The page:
How To Beat the Self-Doubt Monster

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Hi everyone!

This blog post is going to be about that niggling voice in the back of every writer’s mind. I doubt theres a single writer out there who doesn’t doubt every word that they type onto a screen or scribble onto a page.

Personally, I find it hard to talk about even planning a story. Describing an idea out loud makes it sound stupid and like the worst story ever not written yet. It’s hard on the most basic level even to admit that I write in my free time. you know what that sentence was really supposed to say? I can’t tell people I’m a writer. Even you! However, even if a person hasn’t been published in the traditional sense, they are a writer, simply because they write.

If you’re like me and the thought of anyone asking how your writing is going without giving at least 24 hours notice first makes me break out into a cold sweat. Similarly, people reading over my shoulder as I write is the stuff of nightmares.

I don’t know why it seems that writers have the lowest self-esteem out of all of the learning hobbyists. Possibly because, by nature of our work, we’re usually locked away in our rooms, writing after work or school, in private and without the judgement of others. Even when we finish a piece, it can be uploaded anonymously or under a penname. Singers and actors use stage names to make themselves sound unique and interesting; authors use pennames to completely disguise their identities.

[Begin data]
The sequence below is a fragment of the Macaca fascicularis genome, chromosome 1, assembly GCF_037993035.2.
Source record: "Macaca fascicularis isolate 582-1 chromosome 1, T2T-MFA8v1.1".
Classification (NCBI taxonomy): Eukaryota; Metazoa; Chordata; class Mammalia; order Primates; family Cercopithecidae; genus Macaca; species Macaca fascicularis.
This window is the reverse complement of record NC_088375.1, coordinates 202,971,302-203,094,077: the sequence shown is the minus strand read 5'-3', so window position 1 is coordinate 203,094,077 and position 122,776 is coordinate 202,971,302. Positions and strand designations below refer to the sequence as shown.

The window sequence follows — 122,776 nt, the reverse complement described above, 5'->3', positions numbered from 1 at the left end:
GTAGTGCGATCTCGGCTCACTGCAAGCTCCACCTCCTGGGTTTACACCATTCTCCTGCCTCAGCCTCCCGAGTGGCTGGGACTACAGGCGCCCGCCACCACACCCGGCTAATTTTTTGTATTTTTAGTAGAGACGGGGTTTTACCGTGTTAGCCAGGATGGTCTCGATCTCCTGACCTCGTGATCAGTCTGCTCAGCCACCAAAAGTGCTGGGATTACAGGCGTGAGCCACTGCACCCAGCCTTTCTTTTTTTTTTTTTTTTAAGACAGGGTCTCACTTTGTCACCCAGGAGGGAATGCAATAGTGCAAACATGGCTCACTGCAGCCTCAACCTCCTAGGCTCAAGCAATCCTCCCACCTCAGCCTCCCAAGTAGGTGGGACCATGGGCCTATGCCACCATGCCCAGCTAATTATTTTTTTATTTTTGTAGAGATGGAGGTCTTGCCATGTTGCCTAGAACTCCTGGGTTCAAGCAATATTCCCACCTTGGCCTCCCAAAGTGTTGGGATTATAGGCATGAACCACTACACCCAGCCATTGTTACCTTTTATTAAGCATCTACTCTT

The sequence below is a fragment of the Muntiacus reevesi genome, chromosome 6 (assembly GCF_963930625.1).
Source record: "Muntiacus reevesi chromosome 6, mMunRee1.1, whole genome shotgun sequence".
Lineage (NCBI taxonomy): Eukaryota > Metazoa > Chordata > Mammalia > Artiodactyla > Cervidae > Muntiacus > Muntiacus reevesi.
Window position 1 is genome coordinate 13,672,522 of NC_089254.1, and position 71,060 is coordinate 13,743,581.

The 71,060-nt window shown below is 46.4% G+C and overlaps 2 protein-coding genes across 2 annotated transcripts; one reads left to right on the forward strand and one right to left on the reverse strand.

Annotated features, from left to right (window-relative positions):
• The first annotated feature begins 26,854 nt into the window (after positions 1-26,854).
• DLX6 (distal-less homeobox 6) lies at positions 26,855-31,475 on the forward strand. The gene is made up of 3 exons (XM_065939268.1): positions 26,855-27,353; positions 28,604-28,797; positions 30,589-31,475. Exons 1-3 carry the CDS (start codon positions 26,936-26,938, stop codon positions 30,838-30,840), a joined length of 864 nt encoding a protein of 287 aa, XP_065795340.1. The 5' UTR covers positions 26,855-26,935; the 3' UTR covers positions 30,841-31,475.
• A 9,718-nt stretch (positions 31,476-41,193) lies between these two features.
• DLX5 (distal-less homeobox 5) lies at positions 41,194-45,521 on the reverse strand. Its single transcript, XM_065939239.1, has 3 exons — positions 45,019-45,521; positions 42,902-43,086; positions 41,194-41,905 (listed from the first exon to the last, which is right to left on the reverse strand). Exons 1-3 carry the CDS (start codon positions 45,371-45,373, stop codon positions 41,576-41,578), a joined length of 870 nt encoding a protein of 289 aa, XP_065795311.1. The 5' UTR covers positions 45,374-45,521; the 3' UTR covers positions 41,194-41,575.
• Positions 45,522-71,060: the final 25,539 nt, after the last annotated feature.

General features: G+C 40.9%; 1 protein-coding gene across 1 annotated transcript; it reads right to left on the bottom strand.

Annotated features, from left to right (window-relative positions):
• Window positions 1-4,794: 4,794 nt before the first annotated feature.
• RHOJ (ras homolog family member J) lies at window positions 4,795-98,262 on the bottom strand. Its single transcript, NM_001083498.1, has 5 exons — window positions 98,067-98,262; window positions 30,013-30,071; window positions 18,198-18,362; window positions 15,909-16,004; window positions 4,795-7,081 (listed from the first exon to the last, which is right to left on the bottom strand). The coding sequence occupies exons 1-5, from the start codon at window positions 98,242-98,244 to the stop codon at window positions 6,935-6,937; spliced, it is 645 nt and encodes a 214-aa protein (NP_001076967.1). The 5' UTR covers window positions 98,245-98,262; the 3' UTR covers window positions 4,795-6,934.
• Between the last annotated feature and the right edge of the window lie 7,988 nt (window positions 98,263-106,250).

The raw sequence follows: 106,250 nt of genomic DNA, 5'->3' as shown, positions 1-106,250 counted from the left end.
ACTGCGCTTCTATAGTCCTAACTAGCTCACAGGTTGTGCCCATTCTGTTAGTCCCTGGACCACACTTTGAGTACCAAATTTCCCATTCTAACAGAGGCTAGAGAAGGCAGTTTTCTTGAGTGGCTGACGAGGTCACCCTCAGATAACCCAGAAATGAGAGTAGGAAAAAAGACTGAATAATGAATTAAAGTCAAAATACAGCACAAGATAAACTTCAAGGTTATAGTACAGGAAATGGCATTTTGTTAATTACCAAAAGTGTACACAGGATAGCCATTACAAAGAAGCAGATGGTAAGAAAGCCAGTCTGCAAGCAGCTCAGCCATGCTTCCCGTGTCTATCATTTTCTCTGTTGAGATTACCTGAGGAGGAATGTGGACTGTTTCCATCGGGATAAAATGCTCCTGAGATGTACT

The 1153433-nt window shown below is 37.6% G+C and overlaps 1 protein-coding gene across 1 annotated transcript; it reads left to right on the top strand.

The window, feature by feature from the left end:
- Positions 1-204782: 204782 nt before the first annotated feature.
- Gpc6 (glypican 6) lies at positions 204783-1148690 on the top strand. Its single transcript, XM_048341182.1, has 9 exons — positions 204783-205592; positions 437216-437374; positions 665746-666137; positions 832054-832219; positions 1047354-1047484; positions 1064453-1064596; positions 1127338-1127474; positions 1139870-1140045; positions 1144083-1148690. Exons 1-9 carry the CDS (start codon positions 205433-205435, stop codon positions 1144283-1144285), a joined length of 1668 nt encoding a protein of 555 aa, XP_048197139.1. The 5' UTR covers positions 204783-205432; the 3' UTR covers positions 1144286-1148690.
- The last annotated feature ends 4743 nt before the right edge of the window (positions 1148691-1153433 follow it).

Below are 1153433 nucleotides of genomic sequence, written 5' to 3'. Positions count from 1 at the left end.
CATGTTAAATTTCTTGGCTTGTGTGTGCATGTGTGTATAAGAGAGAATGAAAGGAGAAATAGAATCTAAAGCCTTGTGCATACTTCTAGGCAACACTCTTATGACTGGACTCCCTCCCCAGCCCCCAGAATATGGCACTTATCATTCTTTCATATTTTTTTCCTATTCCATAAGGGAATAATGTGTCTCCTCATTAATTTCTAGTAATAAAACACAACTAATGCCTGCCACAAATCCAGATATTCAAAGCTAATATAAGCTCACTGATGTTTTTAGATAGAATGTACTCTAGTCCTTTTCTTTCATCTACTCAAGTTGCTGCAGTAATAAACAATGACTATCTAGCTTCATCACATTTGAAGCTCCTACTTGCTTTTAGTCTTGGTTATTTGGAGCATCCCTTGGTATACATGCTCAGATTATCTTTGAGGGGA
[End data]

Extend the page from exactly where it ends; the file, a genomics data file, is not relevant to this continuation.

Which brings me to my main point; beating self doubt during the writing process. This is absolutely the worst kind of feeling a writer can have. It can halt dreams before they even have chance to take off. If you can’t finish a single piece of writing because you decide halfway through – every time – that it is a complete waste of time… well, that’s the real waste of time. when youre trying to get started, one finished and mediocre story you can edit and hone into something wonderful is worth a million half-finished ideas you can’t actually do anything with. We need to stop judging ourselves under the weight of presuming others will judge us, put pen to paper or fingers to keyboards and get shit done! You can learn what your specific, actual flaws are by editing finished work instead of assigning yourself imagined weaknesses.

The best way to become a writer is just to WRITE. Stop worrying, ignore the little voice that tells you that you can’t write or that your idea isn’t good enough or that your current story isn’t being written well enough; keep on keeping on. One word at a time. You need to set yourself a word goal and type and type until you can write the most important two words of all; THE END.

Happy Writing!

J x

 

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